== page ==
OFCCP proposes regulations for resolving violations

OFCCP presents final gift of 2019 to contractors.

The Office of Federal Contract Compliance Programs issued a Notice of Proposed Rulemaking, seeking to amend its regulations and add procedures relating to resolving alleged violations. The proposed rule would formalize the Predetermination Notice and Notice of Violation procedures that are currently set forth in agency guidance. Such a change would codify the procedures into the OFCCP’s regulations, which would give them the “force of law” and make any future changes subject to notice and comment as opposed to unilateral changes by the agency.

Predetermination Notice stage

When the OFCCP makes preliminary findings of discrimination during a compliance evaluation, it proposes that its resolution procedures would be triggered. First, the OFCCP would send a Predetermination Notice to the contractor outlining its preliminary findings. The OFCCP would issue a PDN only after considering

  • Whether the unexplained disparity is both practically and statistically significant, and
  • If relevant, whether non-statistical evidence supports a finding of intentional discrimination.

The OFCCP proposes to define “statistical” and “nonstatistical” evidence as follows:

Statistical evidence means hypothesis testing, controlling for the major, measurable parameters and variables used by employers (including, as appropriate, other demographic variables, test scores, geographic variables, performance evaluations, years of experience, years of service, quality and reputation of previous employers, years of education, years of training, quality and reputation of credentialing institutions, etc.), related to the probability of outcomes occurring by chance and/or analyses reflecting statements concluding that a difference in employment selection rates or compensation decisions is statistically significant by reference to any one of these statements:  (1) The disparity is two or more times larger than its standard error (i.e., a standard deviation of two or more); (2) The Z statistic has a value greater than two; or (3) The probability value is less than 0.05.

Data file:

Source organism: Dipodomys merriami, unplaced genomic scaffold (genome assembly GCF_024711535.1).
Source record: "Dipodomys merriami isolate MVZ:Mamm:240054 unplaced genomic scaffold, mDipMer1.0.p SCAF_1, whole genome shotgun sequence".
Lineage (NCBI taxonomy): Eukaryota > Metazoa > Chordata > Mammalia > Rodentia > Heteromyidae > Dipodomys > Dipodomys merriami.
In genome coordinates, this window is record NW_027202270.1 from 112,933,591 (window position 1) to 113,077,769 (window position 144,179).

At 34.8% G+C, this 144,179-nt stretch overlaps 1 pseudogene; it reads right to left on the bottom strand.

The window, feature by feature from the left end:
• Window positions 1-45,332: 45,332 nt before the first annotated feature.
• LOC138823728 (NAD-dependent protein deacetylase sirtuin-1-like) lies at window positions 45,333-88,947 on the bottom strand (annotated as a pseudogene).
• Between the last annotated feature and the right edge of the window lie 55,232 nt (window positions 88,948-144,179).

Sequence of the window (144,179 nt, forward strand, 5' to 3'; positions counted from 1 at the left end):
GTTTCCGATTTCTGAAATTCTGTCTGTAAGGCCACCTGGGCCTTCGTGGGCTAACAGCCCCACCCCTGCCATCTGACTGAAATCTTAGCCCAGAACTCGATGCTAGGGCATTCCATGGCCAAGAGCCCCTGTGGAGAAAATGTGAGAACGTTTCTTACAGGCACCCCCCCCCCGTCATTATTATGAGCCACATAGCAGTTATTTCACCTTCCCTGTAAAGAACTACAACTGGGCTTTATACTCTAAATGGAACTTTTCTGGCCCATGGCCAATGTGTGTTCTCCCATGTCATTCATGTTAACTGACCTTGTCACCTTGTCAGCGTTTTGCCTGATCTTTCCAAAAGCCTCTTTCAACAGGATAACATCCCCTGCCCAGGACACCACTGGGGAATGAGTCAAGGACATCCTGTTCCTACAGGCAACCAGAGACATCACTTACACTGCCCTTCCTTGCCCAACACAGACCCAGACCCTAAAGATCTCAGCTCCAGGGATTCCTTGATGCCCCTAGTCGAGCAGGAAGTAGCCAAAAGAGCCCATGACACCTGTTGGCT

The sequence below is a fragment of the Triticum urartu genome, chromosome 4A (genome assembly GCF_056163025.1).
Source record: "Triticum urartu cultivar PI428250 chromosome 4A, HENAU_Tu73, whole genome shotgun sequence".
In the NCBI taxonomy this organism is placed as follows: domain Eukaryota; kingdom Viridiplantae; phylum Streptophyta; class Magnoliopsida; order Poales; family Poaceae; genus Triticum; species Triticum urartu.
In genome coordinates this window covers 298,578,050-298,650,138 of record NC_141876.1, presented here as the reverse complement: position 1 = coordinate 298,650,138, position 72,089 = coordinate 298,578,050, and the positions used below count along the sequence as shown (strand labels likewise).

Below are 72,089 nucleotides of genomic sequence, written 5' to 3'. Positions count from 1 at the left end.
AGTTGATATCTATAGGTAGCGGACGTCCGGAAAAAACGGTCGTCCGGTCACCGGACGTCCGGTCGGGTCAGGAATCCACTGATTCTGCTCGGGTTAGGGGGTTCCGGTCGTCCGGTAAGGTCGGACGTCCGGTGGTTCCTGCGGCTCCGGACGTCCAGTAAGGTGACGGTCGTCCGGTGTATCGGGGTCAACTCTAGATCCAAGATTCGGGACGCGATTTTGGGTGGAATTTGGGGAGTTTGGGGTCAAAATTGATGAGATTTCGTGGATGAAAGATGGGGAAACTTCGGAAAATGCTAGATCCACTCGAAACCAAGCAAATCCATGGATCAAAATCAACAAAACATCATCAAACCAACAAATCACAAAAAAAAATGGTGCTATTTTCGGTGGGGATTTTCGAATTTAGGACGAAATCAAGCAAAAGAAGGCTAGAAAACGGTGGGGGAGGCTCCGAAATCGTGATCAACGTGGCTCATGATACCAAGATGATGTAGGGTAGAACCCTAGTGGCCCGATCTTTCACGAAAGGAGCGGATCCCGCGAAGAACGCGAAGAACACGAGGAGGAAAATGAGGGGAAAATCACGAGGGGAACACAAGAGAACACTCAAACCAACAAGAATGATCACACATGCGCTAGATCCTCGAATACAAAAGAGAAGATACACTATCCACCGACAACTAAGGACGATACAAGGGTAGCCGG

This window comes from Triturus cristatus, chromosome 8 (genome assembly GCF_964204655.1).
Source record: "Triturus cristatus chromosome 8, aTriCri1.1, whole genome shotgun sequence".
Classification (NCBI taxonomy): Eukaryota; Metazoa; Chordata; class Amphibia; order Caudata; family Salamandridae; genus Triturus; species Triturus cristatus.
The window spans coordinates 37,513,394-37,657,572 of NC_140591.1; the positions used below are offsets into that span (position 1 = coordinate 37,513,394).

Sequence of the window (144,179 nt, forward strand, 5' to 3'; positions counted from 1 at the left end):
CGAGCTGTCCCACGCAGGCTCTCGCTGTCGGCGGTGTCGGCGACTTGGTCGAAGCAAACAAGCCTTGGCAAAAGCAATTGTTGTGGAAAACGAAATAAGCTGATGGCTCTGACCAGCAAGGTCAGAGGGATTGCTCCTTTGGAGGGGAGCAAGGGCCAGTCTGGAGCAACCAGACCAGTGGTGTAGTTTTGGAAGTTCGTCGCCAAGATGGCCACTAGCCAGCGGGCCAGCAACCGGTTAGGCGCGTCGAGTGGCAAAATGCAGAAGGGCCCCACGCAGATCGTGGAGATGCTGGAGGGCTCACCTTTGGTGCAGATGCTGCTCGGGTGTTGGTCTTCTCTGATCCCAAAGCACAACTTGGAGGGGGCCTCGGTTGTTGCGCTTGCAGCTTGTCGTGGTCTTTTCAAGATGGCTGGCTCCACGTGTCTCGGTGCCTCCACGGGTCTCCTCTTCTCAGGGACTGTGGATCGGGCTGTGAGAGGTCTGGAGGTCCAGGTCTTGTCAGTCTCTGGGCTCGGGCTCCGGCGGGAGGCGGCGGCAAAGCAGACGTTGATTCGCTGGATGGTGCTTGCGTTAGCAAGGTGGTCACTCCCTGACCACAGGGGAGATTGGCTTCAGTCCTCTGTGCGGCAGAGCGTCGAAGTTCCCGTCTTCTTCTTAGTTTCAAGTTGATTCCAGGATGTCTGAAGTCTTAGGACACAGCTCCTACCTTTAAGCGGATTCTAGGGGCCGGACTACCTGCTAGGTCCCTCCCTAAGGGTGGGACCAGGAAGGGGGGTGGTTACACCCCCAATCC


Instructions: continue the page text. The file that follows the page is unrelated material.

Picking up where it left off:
The OFCCP proposes to control for factors in the non-exhaustive list of variables, as appropriate, and exclude any that are found to be discriminatory. 

Nonstatistical evidence may include testimony about biased statements, remarks, attitudes, or acts based on membership in a protected class; differential treatment through review of comparators, cohorts, or summary data reflecting differential selections, compensation and/or qualifications; testimony about individuals denied or given misleading or contradictory information about employment or compensation practices; testimony about the extent of discretion or subjectivity involved in making employment decisions; or other anecdotal or supporting evidence.